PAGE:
AmyH - The Palestrina "Adoramus Te Christe" (Proper to Good Friday, and appropriate for Passion Sunday) is very homophonic in texture, while being polyphonic in it's harmonic language. It was the first piece of polyphony I did with my small choir, and it went very well. I have at least one member who said it was her favorite thing we have ever sung.
    (oh, and it's in the Catholic Choir Book)
    Thanked by 1canadash
  • ServiamScores
    Posts: 1,540
    Reviving this thread.
    Tantum Ergo - Deodat Severac
    Holy moly is this lovely.
    So is the Duruflé Notre Père, which I promptly ordered. Stunning.
    Thanked by 1barreltone
  • Sicut cervus may well be the poster child for polyphony.
    If Ye Love Me might be a runner up.
    There are so many, and so little time!

    Even if we don't get to sing them here we'll know them when we get to heaven.
  • ServiamScores
    Posts: 1,540
    As I remarked to a friend yesterday after perusing a few of the unknowns (to me) on this list: it really baffles me that so many churches have such awful music when there is SO MUCH truly EXCELLENT music available in the public domain FOR FREE. It’s truly mind boggling how rich and deep our heritage of both choral and organ music is. And it sits languishing and abandoned by so many churches. There really is no excuse (perhaps apart from man power) as to why churches are replete with banal music.
  • LarsLars
    Posts: 71
    because banal liturgy?
  • davido
    Posts: 608
    Good music requires effort. Bad music doesn’t.
  • Davido,

    If it's truly execrable, and sung/played as such, this takes tremendous effort.
  • ServiamScores
    Posts: 1,540
    Good music requires effort. Bad music doesn’t.

    If only this maxim was indeed true, perhaps we would have our answer… but the amount of effort I see “worship teams” put into terrible music can be pretty prolific at times. There are churches that will spend thousands on expensive AV and electronic musical equipment but won’t bother to pay for an organ (or organist). Can’t afford the money for handbells, but we can afford a 30k sound control board. Can’t pay to have the ciphers fixed on the organ (guess we won’t use it any more) but can pay to have GIA artists visit for a weekend workshop. Can’t afford hymnals but can buy a 5k industrial projector and have it professionally installed. See it time and again.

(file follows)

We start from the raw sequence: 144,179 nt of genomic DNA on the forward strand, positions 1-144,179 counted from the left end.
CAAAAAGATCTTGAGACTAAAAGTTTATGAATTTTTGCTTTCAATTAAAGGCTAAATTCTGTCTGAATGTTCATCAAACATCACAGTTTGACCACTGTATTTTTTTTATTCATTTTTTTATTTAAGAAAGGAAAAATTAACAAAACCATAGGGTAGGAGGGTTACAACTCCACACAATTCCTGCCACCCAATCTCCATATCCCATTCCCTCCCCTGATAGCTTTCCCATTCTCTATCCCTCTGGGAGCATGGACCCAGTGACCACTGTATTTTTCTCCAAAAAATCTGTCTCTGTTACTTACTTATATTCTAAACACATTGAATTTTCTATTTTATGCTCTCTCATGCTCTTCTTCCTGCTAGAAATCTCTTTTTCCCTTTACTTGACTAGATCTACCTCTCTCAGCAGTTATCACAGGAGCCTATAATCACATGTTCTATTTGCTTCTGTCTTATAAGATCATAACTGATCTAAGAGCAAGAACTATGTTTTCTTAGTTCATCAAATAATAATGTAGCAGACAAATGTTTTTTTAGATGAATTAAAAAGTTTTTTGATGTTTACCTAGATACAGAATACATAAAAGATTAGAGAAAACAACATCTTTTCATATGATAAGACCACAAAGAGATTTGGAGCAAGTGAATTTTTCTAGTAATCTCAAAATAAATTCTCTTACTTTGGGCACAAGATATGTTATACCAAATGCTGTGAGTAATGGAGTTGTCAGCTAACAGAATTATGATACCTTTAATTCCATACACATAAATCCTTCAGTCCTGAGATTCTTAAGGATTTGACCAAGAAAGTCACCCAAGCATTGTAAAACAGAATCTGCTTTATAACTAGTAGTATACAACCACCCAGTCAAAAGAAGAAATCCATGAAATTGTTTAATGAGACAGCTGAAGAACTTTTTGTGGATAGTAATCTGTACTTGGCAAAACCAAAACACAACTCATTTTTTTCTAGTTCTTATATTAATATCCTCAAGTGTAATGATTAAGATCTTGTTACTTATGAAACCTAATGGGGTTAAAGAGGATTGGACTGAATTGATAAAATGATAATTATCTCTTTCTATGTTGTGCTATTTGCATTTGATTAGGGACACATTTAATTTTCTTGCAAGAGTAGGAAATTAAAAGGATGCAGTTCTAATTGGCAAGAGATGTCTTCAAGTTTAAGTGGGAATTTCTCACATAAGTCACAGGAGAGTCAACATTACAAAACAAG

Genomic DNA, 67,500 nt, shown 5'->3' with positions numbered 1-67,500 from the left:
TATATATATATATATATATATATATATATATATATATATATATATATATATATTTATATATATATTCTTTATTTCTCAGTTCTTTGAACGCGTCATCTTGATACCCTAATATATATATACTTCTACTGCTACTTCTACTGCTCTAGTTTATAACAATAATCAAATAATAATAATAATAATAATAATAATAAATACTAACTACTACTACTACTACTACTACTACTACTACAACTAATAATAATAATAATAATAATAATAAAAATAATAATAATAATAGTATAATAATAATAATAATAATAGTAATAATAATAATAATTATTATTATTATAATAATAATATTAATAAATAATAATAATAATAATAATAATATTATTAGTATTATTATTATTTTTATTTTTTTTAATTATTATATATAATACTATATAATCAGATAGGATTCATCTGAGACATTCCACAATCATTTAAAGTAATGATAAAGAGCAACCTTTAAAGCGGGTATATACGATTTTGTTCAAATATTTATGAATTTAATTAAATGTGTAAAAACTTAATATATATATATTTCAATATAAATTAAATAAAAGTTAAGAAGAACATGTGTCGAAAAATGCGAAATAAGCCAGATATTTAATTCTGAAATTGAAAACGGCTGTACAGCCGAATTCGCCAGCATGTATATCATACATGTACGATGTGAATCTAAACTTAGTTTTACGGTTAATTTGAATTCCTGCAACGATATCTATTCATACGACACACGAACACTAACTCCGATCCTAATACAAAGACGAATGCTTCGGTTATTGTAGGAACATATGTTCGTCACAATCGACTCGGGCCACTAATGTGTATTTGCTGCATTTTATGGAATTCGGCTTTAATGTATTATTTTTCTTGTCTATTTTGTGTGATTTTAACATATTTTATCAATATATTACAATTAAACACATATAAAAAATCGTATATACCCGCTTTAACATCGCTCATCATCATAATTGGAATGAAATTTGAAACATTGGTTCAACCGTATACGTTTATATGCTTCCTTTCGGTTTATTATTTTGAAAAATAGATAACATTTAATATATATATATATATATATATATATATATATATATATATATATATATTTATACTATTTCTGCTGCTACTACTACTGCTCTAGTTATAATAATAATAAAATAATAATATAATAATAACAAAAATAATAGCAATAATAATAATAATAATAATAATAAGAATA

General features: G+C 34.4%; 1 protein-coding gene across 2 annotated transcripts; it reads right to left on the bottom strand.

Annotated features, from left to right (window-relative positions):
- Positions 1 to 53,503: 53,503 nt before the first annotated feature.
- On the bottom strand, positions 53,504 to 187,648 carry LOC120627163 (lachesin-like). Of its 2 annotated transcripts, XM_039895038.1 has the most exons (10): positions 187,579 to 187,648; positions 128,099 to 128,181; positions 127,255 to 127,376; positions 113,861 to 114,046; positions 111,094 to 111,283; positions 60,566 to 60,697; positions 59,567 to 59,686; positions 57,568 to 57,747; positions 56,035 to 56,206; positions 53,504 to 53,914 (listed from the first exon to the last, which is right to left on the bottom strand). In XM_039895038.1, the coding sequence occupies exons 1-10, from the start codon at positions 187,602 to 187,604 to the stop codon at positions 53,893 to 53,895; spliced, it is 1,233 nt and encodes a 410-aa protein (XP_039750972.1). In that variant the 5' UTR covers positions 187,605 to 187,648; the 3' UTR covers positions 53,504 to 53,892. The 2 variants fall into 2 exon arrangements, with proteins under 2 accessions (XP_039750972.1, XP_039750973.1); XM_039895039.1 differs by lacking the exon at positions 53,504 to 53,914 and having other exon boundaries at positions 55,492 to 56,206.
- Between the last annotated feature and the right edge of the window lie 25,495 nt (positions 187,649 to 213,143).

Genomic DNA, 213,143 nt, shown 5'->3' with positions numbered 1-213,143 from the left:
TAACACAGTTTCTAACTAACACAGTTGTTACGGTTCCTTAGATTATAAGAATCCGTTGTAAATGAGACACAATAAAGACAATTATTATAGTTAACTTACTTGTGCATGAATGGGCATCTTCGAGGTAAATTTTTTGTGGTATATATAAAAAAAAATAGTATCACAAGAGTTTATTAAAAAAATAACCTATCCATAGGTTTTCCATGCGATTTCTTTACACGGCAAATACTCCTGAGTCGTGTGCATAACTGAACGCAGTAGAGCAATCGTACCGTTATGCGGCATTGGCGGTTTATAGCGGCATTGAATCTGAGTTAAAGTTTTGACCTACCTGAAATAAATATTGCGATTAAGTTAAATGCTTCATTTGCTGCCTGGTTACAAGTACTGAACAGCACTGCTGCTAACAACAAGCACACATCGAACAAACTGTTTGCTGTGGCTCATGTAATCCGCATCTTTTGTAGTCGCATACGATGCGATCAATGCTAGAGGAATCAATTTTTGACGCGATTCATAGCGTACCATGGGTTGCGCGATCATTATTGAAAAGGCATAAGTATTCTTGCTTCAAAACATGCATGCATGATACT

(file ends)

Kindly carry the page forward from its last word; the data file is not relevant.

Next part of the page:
(Also, having to read different through-composed rhythms for every verse of a hymn (so called) is hardly “easy”.)
  • Still worse, to sing/play beautiful music execrably... and to do so blissfully unaware that you're doing so, because you think you're making beautiful music, this is an art form.
  • Noel Jones' collections are wonderful, and the CMAA has a new publication, forthcoming this fall in this regard: The Parish Book of Motets, newly typeset and edited by Dr. Aaron James, from the Toronto Oratory. It will be a fantastic collection, good editions, and include a few newly-commissioned pieces well-suited for amateur parish choirs.
  • ServiamScores
    Posts: 1,540
    That’s very exciting news!
  • francisfrancis
    Posts: 9,777
    but the amount of effort I see “worship teams” put into terrible music can be pretty prolific at times
    I think what we are talking about is not necessarily the amount of devoted 'effort' as much as the amount of money and drive invested into amateur skill and equipment to bring it to a level of acceptability. Hollywood is the perfect example of how humanity can prop something up to a level of 'wow' while at the same time promoting dross that is supposed to be 'exceptional'.
  • davido
    Posts: 608
    Last week, myself and three other parishioners rendered mvts 3 and 4 of BWV 4 during communion. Between the four of us, there were represented 8 college degrees in music, plus countless hours of practice on our instruments. Not to mention the the hour we spent putting it together on Saturday, or the time we each spent preparing it on our own.

    This is what I mean by effort. God deserves such.
  • Jenny, the news re: the new CMAA motet book is fantastic. Count me in.
    Thanked by 1RedPop4